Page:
The vibrancy of the media in any society is a quick and important indication on several of the PESTEL factors; not only because the level of media freedom is formed by the PESTEL environment, but also because the PESTEL environment is formed by the level of media freedom. There is here, invariably a virtuous or vicious cycle.


Instrumental: The instrumental reasons have two layers. The first is directly connected to economic actions. Information is fundamental to economic success and the media is the most important institution in the provision of information. More information, greater reliability of information and information shared equally (rather than asymmetrically) paves the way for more and better decisions, investments and transactions. For instance, it is precisely poor investigation and dissemination of information with regard to the assets and activities of the publicly quoted finance company CIFL, which crashed in August 2013, that led to depositors being wooed and now left them in the lurch.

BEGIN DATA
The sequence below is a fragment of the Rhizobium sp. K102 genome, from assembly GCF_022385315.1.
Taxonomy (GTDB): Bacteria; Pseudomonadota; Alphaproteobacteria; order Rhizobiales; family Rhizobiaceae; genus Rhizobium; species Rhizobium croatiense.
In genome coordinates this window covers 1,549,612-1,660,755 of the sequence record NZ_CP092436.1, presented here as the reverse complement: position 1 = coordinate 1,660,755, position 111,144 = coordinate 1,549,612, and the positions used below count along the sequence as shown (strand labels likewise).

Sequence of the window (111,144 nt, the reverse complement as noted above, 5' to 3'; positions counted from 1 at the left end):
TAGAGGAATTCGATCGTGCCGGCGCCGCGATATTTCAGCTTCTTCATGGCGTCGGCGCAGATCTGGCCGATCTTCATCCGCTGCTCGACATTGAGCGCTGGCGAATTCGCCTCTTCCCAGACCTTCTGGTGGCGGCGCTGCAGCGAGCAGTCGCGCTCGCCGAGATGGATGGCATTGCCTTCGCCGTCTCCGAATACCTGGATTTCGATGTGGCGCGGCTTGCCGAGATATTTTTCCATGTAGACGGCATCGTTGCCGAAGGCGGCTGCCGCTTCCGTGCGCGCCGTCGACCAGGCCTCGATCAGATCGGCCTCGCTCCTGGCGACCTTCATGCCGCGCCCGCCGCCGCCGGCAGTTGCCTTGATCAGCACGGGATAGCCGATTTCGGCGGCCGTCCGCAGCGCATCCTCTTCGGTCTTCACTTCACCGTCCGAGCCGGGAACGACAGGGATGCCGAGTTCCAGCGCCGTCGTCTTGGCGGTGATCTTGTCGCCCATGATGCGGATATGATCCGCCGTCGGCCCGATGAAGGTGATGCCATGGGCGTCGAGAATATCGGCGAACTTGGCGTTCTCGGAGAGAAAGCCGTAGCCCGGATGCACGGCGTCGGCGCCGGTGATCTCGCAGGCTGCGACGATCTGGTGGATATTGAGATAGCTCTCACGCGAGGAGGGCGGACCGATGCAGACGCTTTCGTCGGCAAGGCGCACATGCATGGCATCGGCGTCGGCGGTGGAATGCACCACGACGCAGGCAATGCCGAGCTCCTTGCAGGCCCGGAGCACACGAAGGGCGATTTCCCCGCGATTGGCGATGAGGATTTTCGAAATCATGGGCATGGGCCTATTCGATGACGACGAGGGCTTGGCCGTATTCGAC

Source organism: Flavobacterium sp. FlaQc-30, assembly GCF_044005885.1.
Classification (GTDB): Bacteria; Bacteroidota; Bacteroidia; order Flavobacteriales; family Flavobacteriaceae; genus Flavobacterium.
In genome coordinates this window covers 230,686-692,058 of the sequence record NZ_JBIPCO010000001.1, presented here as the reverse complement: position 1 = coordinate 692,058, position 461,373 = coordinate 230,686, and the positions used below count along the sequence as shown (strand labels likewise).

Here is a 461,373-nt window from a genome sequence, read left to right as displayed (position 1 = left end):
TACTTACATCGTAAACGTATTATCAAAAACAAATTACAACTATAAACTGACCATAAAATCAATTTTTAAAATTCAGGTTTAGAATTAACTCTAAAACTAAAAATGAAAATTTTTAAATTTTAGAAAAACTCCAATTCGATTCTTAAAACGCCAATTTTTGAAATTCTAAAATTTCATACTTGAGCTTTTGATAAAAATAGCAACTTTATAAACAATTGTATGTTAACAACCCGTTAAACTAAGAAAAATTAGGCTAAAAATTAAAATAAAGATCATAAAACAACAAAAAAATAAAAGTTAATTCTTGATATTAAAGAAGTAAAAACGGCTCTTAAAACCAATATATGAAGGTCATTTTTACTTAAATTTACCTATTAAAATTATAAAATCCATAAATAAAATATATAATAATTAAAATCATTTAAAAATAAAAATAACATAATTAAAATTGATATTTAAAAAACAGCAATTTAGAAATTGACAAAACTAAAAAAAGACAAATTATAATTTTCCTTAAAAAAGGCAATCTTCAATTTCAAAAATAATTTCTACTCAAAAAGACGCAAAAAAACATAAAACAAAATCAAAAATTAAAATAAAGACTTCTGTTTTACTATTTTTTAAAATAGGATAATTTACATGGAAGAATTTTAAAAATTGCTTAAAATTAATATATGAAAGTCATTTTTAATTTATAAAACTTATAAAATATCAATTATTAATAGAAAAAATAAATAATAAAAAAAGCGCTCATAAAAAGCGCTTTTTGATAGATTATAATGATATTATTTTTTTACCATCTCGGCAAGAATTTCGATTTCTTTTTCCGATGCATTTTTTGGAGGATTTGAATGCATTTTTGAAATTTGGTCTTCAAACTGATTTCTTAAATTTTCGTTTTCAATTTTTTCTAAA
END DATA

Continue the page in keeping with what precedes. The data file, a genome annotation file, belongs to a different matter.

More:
The second layer of instrumental reasons is less direct. That is free media helps to reduce bad political practices that are corrosive to economic success, by shining the light on such actions. A study by Pal, Dutta and Roy on media freedom, socio-political stability and economic growth underscores this instrumental benefit. First by increasing government accountability, and second by increasing the political consciousness of citizens, the media helps to improve the overall economic environment and results. A vibrant media can help to expose corruption and incompetence that leads to government failing the public, such as the failed CIFL being listed as an accredited institution by the Central Bank.